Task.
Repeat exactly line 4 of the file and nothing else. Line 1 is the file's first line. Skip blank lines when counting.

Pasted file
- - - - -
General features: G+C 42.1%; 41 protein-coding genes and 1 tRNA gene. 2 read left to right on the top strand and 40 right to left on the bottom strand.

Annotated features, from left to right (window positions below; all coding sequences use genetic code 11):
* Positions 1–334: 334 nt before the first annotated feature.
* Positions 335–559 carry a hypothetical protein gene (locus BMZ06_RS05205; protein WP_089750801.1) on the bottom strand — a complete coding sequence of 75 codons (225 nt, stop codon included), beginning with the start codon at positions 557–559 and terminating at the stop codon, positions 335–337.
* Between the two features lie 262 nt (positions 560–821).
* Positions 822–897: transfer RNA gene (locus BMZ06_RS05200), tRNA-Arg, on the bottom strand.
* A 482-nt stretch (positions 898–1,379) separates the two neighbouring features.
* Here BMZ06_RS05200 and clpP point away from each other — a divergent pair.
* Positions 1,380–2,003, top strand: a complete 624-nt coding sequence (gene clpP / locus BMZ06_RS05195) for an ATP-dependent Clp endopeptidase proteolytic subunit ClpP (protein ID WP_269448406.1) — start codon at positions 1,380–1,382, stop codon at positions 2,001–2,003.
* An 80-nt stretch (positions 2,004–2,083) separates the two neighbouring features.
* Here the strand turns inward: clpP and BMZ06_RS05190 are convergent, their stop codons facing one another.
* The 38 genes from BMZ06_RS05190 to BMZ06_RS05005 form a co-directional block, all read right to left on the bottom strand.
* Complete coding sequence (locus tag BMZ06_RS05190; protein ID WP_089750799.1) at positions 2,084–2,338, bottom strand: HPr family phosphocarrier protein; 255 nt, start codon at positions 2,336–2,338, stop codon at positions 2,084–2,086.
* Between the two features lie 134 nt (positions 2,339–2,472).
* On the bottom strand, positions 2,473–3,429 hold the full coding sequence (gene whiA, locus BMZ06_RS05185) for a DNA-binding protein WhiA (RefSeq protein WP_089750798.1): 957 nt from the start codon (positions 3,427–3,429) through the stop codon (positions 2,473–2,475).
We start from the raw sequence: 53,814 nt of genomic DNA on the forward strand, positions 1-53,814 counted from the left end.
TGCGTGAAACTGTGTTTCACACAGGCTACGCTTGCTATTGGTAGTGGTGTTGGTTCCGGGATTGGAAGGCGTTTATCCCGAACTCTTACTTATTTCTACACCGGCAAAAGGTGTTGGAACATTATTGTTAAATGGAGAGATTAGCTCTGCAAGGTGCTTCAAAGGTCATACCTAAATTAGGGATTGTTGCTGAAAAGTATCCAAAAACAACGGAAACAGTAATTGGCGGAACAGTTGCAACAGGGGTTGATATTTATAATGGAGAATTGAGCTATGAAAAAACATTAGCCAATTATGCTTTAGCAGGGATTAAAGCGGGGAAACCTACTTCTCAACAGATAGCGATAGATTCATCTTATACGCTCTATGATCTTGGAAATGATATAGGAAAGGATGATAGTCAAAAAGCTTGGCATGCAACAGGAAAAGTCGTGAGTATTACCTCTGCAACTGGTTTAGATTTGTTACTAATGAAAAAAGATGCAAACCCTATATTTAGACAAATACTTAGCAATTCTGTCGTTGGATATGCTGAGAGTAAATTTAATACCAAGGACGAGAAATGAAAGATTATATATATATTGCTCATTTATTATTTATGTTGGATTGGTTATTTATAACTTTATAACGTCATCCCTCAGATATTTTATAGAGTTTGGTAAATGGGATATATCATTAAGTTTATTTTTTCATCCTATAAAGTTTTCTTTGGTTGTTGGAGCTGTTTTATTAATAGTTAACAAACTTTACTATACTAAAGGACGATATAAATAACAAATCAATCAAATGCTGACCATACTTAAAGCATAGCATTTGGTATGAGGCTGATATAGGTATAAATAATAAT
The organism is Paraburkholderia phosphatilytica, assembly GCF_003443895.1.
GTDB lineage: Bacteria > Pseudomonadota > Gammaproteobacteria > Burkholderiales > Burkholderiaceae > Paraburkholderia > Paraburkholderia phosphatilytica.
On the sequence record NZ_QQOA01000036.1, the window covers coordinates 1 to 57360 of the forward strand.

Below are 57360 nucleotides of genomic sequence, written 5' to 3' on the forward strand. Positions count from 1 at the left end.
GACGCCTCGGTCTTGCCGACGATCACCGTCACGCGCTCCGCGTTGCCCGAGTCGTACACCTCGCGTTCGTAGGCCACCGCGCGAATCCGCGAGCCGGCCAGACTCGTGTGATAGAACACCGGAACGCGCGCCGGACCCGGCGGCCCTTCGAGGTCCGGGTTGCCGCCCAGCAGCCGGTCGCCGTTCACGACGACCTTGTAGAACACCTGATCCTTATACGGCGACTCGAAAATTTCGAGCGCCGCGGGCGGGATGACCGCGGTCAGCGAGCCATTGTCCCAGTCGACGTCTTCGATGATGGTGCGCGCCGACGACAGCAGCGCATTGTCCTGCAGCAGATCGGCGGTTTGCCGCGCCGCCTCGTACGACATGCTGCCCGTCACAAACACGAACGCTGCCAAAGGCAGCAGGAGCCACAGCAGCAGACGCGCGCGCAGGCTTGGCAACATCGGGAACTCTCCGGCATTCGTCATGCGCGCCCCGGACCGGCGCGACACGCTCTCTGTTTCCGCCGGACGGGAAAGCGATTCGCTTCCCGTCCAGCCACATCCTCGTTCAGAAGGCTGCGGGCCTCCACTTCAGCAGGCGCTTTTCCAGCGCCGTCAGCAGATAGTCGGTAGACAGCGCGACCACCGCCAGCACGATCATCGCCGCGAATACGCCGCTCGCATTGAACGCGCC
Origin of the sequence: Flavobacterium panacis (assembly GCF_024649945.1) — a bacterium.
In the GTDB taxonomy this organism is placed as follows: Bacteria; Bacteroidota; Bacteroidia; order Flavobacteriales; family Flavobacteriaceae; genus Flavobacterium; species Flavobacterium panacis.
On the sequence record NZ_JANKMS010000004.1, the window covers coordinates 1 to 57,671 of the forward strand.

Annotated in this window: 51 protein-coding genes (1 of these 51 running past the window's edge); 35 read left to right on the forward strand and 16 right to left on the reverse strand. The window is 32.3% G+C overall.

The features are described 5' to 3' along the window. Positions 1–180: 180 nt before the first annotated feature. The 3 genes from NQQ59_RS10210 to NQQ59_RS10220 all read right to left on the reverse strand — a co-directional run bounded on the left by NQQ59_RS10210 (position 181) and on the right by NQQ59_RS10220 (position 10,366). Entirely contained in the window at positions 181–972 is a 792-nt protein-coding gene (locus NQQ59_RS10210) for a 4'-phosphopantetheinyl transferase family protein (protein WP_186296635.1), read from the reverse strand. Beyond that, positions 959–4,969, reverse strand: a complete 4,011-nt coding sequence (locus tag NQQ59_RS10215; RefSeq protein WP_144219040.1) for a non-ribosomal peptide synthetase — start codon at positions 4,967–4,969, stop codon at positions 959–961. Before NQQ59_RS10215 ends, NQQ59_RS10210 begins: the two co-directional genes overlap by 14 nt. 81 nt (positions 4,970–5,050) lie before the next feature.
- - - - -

* Positions 335–559 carry a hypothetical protein gene (locus BMZ06_RS05205; protein WP_089750801.1) on the bottom strand — a complete coding sequence of 75 codons (225 nt, stop codon included), beginning with the start codon at positions 557–559 and terminating at the stop codon, positions 335–337.